The Mismatched INterface Theory (MINT) is a product of PARADIM’s in-house research team to accurately describe 2-dimensional materials in contact with other solid materials in a first-principles approach. The versatility of MINT—a tool available to all users of PARADIM and openly accessible through GitHub (https://github.com/materials/mint)—is demonstrated for MoS2 monolayers on single crystal oxide substrates. The excellent uniformity of PARADIM’s MOCVDs for the deposition of MoS2 and other TMDs over large areas allowed the robustness of these results to be demonstrated in this combined theory and experimental study, all by PARADIM’s in-house team.

Publication:

X. Zheng, E. Gerber, J. Park, D. Werder, O. Kigner, E.-A. Kim, S. Xie, and D.G. Schlom, "Utilizing Complex Oxide Substrates to Control Carrier Concentration in Large-Area Monolayer MoS2 Films," Appl. Phys. Lett. 118, 093103 (2021).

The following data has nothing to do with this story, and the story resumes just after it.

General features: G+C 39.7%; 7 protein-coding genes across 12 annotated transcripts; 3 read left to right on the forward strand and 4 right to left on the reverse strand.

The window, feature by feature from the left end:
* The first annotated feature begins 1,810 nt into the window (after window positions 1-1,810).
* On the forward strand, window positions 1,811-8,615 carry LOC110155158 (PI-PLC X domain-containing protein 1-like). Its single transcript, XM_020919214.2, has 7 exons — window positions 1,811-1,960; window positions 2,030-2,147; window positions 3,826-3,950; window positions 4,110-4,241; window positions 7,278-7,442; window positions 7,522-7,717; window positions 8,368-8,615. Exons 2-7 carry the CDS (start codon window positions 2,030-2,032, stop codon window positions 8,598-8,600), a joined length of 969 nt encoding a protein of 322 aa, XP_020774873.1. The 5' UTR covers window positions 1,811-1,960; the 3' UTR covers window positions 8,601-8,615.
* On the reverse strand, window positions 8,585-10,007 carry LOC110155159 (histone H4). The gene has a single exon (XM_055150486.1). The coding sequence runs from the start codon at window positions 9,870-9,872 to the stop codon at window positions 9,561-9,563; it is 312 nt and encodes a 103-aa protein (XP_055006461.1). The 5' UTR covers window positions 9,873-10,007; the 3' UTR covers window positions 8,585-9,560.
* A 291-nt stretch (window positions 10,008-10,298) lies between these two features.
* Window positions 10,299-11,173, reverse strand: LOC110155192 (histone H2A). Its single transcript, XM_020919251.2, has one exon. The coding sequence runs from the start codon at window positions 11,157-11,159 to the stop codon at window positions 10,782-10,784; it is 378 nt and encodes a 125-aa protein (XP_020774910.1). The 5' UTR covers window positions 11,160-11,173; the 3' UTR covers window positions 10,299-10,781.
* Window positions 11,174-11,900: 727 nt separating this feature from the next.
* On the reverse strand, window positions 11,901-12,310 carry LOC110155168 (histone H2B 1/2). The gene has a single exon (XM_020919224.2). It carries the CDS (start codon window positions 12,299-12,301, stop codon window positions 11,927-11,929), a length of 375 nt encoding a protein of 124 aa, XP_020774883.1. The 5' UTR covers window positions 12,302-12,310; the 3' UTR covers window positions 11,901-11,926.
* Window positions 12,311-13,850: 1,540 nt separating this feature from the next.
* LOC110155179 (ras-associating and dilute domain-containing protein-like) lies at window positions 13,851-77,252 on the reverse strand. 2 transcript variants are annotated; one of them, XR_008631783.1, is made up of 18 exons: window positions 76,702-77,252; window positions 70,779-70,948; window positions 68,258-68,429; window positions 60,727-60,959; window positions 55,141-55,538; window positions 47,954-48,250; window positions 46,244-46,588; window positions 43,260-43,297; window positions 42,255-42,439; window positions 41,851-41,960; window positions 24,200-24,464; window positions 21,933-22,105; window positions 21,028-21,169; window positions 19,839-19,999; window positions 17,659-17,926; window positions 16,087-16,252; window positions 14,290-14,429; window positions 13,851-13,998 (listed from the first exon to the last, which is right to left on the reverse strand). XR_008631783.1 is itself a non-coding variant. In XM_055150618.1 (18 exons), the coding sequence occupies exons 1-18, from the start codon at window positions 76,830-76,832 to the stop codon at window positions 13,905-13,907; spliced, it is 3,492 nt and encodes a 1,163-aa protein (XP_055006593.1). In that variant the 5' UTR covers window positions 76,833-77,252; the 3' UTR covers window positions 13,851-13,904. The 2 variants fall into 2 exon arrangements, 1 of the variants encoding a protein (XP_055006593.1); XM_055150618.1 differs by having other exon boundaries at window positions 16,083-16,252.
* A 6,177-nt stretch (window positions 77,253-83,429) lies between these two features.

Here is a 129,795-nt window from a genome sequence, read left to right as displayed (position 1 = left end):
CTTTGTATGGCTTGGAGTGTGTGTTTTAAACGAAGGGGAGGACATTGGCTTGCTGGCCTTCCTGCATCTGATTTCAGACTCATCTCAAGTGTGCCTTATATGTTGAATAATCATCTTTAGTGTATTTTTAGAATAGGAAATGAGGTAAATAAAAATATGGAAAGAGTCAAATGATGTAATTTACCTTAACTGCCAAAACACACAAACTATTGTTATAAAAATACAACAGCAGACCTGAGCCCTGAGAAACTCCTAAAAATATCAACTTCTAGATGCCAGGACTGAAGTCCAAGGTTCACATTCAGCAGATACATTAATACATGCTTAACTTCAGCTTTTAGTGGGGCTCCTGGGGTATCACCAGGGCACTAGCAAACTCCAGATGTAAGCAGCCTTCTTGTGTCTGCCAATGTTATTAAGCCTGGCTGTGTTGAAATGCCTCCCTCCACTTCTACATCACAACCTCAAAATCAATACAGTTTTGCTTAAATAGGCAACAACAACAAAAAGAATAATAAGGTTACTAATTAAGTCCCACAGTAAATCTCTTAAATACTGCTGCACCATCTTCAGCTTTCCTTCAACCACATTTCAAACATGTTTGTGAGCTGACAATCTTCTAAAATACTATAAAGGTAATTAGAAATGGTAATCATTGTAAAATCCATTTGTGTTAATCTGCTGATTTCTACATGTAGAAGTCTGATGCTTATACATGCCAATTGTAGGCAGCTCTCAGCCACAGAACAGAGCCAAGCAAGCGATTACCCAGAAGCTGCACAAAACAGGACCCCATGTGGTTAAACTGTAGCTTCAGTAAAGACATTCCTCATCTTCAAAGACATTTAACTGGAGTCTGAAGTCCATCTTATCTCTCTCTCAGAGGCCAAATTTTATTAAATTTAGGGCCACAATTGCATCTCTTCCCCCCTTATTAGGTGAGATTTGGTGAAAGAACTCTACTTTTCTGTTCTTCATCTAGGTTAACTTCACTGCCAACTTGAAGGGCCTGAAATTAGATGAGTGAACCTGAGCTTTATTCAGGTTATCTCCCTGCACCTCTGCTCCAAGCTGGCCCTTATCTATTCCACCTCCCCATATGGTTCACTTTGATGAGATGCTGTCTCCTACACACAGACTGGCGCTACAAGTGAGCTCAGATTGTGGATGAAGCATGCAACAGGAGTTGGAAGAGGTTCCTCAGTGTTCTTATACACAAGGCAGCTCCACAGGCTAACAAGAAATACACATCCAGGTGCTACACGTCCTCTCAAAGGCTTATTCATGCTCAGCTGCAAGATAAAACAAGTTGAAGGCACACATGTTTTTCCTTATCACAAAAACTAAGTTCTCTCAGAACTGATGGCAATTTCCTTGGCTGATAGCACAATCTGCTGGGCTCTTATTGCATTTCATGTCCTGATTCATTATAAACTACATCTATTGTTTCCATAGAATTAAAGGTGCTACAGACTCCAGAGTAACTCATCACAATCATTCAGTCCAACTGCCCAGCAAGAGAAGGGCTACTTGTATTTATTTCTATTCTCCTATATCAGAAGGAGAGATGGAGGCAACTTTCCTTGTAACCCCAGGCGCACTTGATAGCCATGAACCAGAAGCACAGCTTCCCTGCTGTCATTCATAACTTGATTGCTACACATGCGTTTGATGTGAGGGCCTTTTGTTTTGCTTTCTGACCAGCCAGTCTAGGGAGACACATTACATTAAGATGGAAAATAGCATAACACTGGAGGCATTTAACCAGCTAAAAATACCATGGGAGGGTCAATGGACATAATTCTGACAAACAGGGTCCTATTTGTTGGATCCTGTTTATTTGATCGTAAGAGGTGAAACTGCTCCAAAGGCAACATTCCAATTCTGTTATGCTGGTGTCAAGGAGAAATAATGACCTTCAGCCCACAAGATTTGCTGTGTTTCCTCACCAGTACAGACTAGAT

Data Reference:

Experimental raw data are available at https://doi.org/10.34863/083j-x818.

Acknowledgement:

This work was supported by the National Science Foundation [Platform for the Accelerated Realization, Analysis, and Discovery of Interface Materials (PARADIM)] under Cooperative Agreement No. DMR-1539918. This work made use of the Cornell Center for Materials Research (CCMR) Shared Facilities, which are supported through the NSF MRSEC program (No. DMR-1719875). This work also used the CESI Shared Facilities partly sponsored by the NSF (Grant No. DMR-1338010) and the Kavli Institute at Cornell. The authors would like to thank Matthew R. Barone, Dr. Felix Hensling, Dr. Hanjong Paik, and Jiaxin Sun for helpful discussions.